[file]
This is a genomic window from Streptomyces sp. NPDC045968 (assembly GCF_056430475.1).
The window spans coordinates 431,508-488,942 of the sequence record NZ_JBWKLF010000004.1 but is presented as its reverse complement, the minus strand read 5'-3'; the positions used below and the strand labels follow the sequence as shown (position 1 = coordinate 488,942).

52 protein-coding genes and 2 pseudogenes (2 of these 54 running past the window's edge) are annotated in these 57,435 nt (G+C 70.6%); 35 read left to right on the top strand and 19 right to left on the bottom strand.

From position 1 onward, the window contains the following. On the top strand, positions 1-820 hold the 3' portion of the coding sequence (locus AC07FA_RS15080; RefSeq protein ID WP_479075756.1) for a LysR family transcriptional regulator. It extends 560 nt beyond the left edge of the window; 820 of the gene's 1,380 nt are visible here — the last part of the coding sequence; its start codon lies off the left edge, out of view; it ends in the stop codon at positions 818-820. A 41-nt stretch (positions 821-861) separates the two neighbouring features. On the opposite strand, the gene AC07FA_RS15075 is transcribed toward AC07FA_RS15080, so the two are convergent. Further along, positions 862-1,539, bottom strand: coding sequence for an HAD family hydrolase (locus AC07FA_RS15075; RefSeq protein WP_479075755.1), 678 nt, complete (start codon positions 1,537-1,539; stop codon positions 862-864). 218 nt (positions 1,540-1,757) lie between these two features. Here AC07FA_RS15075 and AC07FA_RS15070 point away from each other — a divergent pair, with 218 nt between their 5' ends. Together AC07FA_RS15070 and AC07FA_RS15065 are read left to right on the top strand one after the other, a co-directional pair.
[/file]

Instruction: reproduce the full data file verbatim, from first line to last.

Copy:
This is a genomic window from Streptomyces sp. NPDC045968 (assembly GCF_056430475.1).
The window spans coordinates 431,508-488,942 of the sequence record NZ_JBWKLF010000004.1 but is presented as its reverse complement, the minus strand read 5'-3'; the positions used below and the strand labels follow the sequence as shown (position 1 = coordinate 488,942).

52 protein-coding genes and 2 pseudogenes (2 of these 54 running past the window's edge) are annotated in these 57,435 nt (G+C 70.6%); 35 read left to right on the top strand and 19 right to left on the bottom strand.

From position 1 onward, the window contains the following. On the top strand, positions 1-820 hold the 3' portion of the coding sequence (locus AC07FA_RS15080; RefSeq protein ID WP_479075756.1) for a LysR family transcriptional regulator. It extends 560 nt beyond the left edge of the window; 820 of the gene's 1,380 nt are visible here — the last part of the coding sequence; its start codon lies off the left edge, out of view; it ends in the stop codon at positions 818-820. A 41-nt stretch (positions 821-861) separates the two neighbouring features. On the opposite strand, the gene AC07FA_RS15075 is transcribed toward AC07FA_RS15080, so the two are convergent. Further along, positions 862-1,539, bottom strand: coding sequence for an HAD family hydrolase (locus AC07FA_RS15075; RefSeq protein WP_479075755.1), 678 nt, complete (start codon positions 1,537-1,539; stop codon positions 862-864). 218 nt (positions 1,540-1,757) lie between these two features. Here AC07FA_RS15075 and AC07FA_RS15070 point away from each other — a divergent pair, with 218 nt between their 5' ends. Together AC07FA_RS15070 and AC07FA_RS15065 are read left to right on the top strand one after the other, a co-directional pair.